Anaheim, Calif. -- Although some organizations want to stick to on premises, others are turning their attention to hosting and managing their Citrix end-user resources in the cloud.
As Citrix continues to push its vision of customers moving XenDesktop, XenApp and other workloads to the cloud, attendees at the annual Synergy user conference learned some tips for the initial design and setup of a deployment on different cloud offerings. With Citrix Cloud services, organizations can host XenDesktop, XenApp, XenMobile and ShareFile as a service in private clouds, or in public clouds, such as Microsoft Azure, Google Cloud Platform and AWS.
There are several requirements and considerations IT must take into account before moving to Citrix Cloud services, particularly related to setting up connectivity and ensuring availability.
Setting up administration
Administrators can use the Director console in Citrix Cloud services to configure and manage the hosted services. The user interface is the same as the on-premises version of Director that IT uses to manage on-premises XenDesktop, for instance.
Citrix has plans to move the Director console to the web in the future, according to Citrix engineer George Kuruvilla speaking in a session at the conference. Admins can use Director for capacity and logon monitoring to ensure a strong user experience.
Citrix supports two identity providers -- Azure Active Directory (AD) and My Citrix credentials -- that IT can work with to enable admin access to Citrix Cloud management and end-user access to Cloud workloads. Azure AD enables IT to easily delegate administrator credentials to IT staff, and it provides multifactor authentication for users.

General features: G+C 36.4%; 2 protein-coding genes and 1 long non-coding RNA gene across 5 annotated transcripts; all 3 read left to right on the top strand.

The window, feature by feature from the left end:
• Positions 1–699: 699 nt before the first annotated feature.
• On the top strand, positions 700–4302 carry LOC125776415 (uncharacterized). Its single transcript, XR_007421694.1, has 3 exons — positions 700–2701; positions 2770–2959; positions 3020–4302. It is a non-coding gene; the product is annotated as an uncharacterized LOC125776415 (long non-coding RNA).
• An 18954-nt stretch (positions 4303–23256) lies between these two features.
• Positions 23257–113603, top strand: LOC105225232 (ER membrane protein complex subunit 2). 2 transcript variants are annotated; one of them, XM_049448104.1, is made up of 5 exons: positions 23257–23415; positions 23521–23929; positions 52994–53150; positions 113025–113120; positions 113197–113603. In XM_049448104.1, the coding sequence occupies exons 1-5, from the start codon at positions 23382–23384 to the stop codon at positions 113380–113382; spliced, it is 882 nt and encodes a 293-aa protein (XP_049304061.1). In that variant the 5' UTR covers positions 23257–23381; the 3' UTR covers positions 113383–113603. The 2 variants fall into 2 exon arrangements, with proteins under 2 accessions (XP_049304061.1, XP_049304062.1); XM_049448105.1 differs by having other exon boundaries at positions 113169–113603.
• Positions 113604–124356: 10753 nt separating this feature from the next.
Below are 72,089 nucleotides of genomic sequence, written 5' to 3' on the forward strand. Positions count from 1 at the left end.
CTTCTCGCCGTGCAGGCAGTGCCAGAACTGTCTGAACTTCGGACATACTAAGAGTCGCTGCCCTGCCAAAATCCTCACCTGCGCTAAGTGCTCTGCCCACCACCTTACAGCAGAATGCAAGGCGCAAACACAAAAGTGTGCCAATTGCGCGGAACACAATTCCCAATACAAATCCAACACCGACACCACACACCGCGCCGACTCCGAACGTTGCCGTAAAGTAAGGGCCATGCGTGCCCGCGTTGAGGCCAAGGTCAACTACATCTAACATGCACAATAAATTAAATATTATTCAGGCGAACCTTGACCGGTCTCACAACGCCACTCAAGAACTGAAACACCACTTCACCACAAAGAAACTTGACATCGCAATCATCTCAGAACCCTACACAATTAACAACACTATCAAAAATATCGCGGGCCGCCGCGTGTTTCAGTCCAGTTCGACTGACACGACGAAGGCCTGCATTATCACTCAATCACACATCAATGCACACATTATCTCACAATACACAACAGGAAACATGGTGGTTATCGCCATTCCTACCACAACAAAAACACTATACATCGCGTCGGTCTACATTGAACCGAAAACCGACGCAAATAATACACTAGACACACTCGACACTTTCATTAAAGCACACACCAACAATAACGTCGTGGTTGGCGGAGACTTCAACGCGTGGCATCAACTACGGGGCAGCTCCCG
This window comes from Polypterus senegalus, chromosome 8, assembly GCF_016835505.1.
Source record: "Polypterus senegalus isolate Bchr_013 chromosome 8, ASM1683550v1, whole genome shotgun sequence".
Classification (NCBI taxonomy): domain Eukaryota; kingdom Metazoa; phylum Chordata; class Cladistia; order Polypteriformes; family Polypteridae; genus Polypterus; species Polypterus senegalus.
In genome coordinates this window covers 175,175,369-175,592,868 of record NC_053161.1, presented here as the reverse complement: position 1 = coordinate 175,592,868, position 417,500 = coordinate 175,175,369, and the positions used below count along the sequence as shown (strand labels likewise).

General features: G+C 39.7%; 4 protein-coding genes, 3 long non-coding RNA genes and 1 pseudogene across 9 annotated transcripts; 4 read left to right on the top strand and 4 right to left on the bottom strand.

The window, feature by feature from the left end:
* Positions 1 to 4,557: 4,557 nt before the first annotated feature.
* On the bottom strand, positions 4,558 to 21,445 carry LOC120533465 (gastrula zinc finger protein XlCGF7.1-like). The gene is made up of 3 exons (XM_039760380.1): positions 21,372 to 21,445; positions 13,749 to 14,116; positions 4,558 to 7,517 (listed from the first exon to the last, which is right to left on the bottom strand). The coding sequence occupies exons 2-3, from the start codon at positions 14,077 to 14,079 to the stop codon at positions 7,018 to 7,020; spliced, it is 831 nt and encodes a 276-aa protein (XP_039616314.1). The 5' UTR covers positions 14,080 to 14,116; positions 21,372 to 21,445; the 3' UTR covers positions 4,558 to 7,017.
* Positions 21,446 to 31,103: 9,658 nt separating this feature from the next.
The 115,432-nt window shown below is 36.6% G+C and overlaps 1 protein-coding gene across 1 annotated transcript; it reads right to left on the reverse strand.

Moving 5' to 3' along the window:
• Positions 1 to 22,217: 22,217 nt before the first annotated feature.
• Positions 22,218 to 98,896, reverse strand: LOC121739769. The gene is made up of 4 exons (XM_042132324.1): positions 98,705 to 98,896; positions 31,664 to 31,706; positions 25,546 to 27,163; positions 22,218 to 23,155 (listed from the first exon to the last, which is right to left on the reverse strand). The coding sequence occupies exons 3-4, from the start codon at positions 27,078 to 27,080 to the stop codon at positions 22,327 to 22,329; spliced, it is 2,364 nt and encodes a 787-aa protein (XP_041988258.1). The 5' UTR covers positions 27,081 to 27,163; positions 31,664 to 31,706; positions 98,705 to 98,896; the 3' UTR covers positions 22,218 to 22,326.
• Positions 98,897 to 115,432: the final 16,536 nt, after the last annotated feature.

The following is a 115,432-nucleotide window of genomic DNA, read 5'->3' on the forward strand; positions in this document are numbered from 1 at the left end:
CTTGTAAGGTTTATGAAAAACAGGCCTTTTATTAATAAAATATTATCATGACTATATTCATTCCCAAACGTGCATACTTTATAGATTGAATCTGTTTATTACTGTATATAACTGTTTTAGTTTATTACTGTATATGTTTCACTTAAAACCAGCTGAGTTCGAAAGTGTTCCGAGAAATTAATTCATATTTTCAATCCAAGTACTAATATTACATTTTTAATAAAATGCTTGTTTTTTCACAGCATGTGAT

Managing Cloud Connectors
The main component of a Citrix Cloud services deployment that IT must first set up is what Citrix calls Cloud Connectors, which link the Citrix workloads with whichever private or public cloud service the organization chooses.
For the best availability of services, IT departments should deploy a minimum of two Cloud Connectors per resource location, said Christiaan Brinkhoff, a senior workspace consultant at Detron, an IT services provider in the Netherlands. He added that if organizations use Azure, they should deploy the Connectors on Azure Managed Disks. With Azure, organizations must configure Availability Sets to ensure high availability for the Citrix services.
IT must also install Virtual Delivery Agents and configure them to communicate with the Cloud Connectors for brokering. Admins should make sure to uninstall any Cloud Connectors before deleting a VM. Otherwise, the Connector will still exist on the Citrix Cloud even if IT removes a VM from the system.
Ensuring uptime, security
Citrix recommends using Availability Zones to provide better availability on Azure. Microsoft now has multiple data centers in the same general area within a given region, so customers can place virtual machines in different zones within that region. If there is a disaster in one data center in the region, the environment can fail over to another data center in that region for continuous uptime.
"They provide a better level of data center continuity," Brinkhoff said. "Microsoft is dominating now on services. Azure is the way to go."
Customers can also assign their Cloud Connectors to different parts of a single data center, so if there is a power outage in one rack, it can fail over to another Citrix Cloud Connector in an unaffected rack. IT can configure all of this from the Citrix Cloud console.
To stay up to date on Citrix Cloud services uptime, IT can keep tabs on information at status.cloud.com.